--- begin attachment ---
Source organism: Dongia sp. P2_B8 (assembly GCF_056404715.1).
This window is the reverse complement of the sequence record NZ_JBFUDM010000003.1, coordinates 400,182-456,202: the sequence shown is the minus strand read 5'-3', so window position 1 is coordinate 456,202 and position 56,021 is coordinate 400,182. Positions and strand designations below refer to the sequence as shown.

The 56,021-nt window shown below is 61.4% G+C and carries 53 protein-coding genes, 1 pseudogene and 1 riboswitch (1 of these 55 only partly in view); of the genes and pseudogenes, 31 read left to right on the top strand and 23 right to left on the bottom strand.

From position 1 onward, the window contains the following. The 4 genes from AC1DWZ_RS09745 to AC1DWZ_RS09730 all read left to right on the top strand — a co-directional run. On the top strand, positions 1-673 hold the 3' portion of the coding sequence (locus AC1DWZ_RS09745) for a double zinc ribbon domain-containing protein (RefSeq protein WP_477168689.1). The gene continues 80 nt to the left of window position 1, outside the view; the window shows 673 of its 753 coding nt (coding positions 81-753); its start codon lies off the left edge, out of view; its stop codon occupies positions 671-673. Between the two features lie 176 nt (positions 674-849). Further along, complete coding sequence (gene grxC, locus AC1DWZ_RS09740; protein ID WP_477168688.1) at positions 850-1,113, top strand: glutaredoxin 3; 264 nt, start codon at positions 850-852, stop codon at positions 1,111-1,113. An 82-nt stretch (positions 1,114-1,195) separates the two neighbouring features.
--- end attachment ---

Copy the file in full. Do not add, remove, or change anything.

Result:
Source organism: Dongia sp. P2_B8 (assembly GCF_056404715.1).
This window is the reverse complement of the sequence record NZ_JBFUDM010000003.1, coordinates 400,182-456,202: the sequence shown is the minus strand read 5'-3', so window position 1 is coordinate 456,202 and position 56,021 is coordinate 400,182. Positions and strand designations below refer to the sequence as shown.

The 56,021-nt window shown below is 61.4% G+C and carries 53 protein-coding genes, 1 pseudogene and 1 riboswitch (1 of these 55 only partly in view); of the genes and pseudogenes, 31 read left to right on the top strand and 23 right to left on the bottom strand.

From position 1 onward, the window contains the following. The 4 genes from AC1DWZ_RS09745 to AC1DWZ_RS09730 all read left to right on the top strand — a co-directional run. On the top strand, positions 1-673 hold the 3' portion of the coding sequence (locus AC1DWZ_RS09745) for a double zinc ribbon domain-containing protein (RefSeq protein WP_477168689.1). The gene continues 80 nt to the left of window position 1, outside the view; the window shows 673 of its 753 coding nt (coding positions 81-753); its start codon lies off the left edge, out of view; its stop codon occupies positions 671-673. Between the two features lie 176 nt (positions 674-849). Further along, complete coding sequence (gene grxC, locus AC1DWZ_RS09740; protein ID WP_477168688.1) at positions 850-1,113, top strand: glutaredoxin 3; 264 nt, start codon at positions 850-852, stop codon at positions 1,111-1,113. An 82-nt stretch (positions 1,114-1,195) separates the two neighbouring features.